Ancestry Genetic Tests: AncestryDNA vs 23andMe

We wrote before about the DNA ancestry test offerings from 23andMe ($149 for international buyers and $199 for buyers in the U.S.) and AncestryDNA ($99) from Ancestry.com. Both of these companies have about the same number of people who have taken the test (1 million). Given that these two tests appear to offer about the same value proposition for genetic testing, we wanted to find out what are the differences between the two tests especially considering they are offered at significantly different price points. We wrote emails to each company asking them to send us sample tests and to tell us what they perceived the differences were between the two tests.

Ancestry.com promptly responded and provided us with the AncestryDNA reviewers guide which explains how to interpret the test with no commentary on the differences between the two. Not quite what we were looking for, but useful enough. 23andMe, on the other hand, was quite cagey. We chased them a few times and one month later, they proposed to give us a test to take and then walk us through the results. We told them that we didn’t want to actually take the test, and asked again for a sample test. We’re now approaching 2 months since our original inquiry and haven’t heard back from them. However, yesterday’s announcement from 23andMe may explain their reluctance to provide us with a sample test.

If you recall from our previous article on 23andMe, the Company was requested to discontinue any health-related results from their tests by the FDA. Just yesterday, 23andMe announced that they are now offering a new product referred to as the “Personal Genome Service (PGS)” with the typical ancestry reports and health reports that meet FDA standards for being scientifically and clinically valid. New customers will receive personalized genetic health reports that include carrier status, wellness, and trait reports as seen below:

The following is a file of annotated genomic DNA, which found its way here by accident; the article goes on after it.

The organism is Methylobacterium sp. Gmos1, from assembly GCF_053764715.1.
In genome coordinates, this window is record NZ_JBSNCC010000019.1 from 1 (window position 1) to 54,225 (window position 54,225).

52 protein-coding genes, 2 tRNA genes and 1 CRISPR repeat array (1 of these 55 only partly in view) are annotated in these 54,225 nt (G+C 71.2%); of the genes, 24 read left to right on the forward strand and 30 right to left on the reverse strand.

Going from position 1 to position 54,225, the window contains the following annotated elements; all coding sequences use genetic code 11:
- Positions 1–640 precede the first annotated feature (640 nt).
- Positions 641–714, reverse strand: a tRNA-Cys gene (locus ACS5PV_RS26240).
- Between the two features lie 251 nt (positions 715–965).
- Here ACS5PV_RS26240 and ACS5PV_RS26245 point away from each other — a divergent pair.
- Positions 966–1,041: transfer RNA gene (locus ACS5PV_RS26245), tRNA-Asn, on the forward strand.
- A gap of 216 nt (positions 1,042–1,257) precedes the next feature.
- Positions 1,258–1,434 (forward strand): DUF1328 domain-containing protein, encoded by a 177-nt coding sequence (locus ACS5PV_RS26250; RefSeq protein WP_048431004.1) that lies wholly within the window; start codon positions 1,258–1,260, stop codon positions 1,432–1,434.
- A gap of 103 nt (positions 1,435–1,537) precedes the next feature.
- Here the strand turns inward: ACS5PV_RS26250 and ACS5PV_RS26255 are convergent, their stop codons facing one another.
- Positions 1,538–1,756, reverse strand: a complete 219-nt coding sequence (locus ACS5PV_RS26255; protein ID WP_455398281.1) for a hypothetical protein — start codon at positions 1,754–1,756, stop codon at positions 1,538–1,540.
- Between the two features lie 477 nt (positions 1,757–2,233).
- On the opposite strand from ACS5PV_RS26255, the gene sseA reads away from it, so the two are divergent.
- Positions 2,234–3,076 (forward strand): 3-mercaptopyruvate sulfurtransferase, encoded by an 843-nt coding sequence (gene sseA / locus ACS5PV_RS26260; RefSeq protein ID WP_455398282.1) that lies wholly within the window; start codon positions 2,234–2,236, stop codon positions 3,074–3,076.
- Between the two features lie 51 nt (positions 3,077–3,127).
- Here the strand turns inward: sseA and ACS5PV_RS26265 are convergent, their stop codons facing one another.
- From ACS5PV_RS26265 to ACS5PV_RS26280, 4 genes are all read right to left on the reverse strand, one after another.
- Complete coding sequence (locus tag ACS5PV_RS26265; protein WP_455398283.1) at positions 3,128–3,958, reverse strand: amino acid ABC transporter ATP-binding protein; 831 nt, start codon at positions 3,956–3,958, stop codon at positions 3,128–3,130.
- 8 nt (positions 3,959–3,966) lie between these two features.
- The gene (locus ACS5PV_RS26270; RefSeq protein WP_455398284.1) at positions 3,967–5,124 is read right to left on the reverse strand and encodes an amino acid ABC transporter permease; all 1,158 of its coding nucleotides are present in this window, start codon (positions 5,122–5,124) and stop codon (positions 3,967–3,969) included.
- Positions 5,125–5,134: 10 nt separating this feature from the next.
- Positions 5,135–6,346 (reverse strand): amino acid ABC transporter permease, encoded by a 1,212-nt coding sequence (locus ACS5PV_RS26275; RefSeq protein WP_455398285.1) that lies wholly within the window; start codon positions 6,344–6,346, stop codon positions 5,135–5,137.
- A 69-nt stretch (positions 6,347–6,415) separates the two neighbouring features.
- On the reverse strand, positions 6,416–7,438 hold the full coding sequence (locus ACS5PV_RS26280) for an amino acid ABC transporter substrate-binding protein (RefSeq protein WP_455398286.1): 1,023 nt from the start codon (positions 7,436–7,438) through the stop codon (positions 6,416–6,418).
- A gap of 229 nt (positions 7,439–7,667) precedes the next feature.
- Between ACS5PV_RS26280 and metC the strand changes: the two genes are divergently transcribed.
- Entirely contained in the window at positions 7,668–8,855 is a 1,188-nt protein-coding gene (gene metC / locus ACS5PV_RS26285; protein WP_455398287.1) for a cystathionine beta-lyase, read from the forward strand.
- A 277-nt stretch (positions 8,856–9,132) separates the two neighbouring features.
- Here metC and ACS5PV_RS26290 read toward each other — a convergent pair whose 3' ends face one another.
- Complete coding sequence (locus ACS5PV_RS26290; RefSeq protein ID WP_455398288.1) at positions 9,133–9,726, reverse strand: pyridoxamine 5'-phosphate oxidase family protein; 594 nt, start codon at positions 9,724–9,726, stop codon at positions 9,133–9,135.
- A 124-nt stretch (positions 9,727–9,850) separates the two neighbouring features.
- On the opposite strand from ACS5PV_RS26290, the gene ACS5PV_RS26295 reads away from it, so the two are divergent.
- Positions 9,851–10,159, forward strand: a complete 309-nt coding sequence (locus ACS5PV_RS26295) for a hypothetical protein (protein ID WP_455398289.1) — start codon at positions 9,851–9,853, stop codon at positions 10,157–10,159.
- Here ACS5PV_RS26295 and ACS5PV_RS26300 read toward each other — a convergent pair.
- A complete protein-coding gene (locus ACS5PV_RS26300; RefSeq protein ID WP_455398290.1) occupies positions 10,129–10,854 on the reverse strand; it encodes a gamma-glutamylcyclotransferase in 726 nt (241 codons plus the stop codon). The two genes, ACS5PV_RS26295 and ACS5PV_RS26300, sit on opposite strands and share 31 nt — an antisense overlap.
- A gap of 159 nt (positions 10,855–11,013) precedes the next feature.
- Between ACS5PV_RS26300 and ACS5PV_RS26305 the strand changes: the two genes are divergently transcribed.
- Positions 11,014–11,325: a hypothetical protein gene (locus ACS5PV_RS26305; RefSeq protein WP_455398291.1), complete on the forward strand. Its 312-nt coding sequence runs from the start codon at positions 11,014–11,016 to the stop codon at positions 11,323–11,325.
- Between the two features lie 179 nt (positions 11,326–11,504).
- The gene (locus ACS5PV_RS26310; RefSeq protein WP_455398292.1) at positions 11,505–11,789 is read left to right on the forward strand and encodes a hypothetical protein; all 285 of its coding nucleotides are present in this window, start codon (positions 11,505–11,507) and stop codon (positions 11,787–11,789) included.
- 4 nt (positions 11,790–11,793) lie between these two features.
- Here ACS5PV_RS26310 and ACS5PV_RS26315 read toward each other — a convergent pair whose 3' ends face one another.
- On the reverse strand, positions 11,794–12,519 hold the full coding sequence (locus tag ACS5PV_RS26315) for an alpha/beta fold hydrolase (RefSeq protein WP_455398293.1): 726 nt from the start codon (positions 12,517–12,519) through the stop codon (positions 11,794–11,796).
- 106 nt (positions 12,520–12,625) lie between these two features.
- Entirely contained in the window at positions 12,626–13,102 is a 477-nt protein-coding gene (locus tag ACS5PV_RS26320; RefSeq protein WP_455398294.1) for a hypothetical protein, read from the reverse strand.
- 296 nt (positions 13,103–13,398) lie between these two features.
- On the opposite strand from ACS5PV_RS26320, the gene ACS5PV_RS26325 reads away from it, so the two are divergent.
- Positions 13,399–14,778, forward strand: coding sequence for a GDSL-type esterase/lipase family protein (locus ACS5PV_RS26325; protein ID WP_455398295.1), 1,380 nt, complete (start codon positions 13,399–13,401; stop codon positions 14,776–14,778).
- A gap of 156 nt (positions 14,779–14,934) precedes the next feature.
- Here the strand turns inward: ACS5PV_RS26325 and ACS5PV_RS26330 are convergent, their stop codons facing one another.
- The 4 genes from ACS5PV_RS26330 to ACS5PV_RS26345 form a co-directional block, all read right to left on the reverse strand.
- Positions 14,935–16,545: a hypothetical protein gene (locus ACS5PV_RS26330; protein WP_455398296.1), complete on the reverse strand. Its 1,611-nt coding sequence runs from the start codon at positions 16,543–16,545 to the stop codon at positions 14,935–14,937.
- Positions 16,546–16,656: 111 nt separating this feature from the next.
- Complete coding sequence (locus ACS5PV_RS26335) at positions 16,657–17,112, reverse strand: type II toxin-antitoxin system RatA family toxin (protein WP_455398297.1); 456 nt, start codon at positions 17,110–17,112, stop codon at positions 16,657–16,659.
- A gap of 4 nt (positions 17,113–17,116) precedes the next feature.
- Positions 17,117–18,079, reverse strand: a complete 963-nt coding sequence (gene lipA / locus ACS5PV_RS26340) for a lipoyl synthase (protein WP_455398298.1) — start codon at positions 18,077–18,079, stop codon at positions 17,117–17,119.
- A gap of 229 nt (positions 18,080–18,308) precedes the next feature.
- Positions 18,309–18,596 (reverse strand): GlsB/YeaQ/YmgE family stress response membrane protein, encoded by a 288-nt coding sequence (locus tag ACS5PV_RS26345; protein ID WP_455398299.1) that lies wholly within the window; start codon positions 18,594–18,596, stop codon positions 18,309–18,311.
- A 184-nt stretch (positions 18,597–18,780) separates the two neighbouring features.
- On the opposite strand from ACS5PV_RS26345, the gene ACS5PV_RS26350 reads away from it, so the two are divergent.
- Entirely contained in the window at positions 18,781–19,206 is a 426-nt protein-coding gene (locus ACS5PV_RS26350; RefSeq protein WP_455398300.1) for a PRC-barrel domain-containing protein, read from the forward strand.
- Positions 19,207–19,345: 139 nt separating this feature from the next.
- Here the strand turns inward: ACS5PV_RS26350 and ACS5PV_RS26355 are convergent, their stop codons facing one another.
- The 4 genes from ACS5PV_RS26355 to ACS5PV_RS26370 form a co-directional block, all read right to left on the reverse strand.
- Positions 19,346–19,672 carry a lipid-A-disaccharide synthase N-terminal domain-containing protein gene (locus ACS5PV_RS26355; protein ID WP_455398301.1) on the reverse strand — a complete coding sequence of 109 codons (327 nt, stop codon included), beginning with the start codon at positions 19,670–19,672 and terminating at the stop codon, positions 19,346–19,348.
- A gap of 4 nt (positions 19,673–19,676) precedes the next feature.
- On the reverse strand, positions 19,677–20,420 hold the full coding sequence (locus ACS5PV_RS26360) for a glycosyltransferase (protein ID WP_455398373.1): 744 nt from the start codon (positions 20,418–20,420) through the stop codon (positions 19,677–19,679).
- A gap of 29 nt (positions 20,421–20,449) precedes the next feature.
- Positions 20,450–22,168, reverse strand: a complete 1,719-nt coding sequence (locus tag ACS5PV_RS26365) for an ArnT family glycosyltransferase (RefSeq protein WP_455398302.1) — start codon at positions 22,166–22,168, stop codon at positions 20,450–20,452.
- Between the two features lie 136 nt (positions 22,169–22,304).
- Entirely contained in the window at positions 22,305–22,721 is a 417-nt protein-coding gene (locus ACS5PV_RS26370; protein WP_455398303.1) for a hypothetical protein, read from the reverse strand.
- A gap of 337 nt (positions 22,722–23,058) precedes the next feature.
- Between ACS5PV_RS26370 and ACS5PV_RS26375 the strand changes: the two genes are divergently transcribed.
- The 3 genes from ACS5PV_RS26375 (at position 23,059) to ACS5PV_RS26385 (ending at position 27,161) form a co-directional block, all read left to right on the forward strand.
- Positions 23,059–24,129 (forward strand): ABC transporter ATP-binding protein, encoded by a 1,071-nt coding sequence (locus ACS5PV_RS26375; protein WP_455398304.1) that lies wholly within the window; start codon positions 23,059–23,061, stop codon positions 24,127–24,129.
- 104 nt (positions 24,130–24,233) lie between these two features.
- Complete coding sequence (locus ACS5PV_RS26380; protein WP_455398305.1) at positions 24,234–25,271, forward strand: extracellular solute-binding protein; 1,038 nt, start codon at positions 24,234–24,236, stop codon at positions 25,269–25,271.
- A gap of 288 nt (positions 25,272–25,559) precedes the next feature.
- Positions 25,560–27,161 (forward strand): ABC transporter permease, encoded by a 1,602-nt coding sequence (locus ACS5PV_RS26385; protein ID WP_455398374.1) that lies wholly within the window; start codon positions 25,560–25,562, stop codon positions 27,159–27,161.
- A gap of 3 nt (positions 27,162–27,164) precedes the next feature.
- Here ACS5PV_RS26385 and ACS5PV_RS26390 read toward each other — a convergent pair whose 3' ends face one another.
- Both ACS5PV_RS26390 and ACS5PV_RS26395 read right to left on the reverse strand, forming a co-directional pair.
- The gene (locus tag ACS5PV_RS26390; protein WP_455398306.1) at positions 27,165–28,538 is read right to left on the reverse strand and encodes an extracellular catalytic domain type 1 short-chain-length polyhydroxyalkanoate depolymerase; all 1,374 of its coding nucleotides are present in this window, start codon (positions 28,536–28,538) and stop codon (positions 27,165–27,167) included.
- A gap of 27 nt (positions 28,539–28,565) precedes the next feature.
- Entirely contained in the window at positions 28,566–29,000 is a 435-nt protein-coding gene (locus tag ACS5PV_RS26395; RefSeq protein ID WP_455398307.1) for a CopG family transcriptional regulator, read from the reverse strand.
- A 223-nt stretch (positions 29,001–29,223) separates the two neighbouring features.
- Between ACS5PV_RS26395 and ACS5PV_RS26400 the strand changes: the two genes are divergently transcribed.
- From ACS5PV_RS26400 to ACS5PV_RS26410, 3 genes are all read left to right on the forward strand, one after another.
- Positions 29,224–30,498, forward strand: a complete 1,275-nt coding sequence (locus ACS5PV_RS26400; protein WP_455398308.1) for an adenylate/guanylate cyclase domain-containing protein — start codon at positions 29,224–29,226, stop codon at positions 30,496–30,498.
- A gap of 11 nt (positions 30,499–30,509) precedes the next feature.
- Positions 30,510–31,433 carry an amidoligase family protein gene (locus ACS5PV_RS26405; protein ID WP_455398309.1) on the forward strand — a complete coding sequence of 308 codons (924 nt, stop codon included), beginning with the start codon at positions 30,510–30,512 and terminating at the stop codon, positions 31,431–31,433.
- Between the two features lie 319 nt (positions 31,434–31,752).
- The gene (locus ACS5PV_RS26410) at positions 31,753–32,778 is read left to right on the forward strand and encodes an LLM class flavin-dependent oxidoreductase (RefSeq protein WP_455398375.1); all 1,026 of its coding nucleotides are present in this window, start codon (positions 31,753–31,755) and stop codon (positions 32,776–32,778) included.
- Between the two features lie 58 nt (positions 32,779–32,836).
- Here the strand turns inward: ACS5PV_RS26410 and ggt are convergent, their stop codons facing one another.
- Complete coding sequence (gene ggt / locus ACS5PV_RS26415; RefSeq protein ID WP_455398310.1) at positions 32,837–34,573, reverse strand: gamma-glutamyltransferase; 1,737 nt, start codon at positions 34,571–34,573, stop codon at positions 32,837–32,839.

23andMe_PGS

Existing customers will not have to pay extra to access the new health-related genetic reports, and will be notified soon when their accounts have been transitioned. If you’re an existing 23andMe customer, you’re quite happy now having been just been gifted $50 worth of additional health-related tests.

When debating whether or not to buy the 23andMe test or the AncestryDNA test, consider what’s more important; ancestry genetic tests or the health-related tests. With 23andMe, you get both. It also shows great promise that existing customers were given the expanded tests free of charge. If you’re not interested in the health reports, buy AncestryDNA and save yourself $50.

If you're just interested in DNA testing for ancestry reasons, you should try Ancestry.com. For only $99, no other DNA test connects you to as many specific places in the world or more living relatives around it. Don't want to give up your DNA? Explore the world's largest online family history resource – FREE for 14 days.

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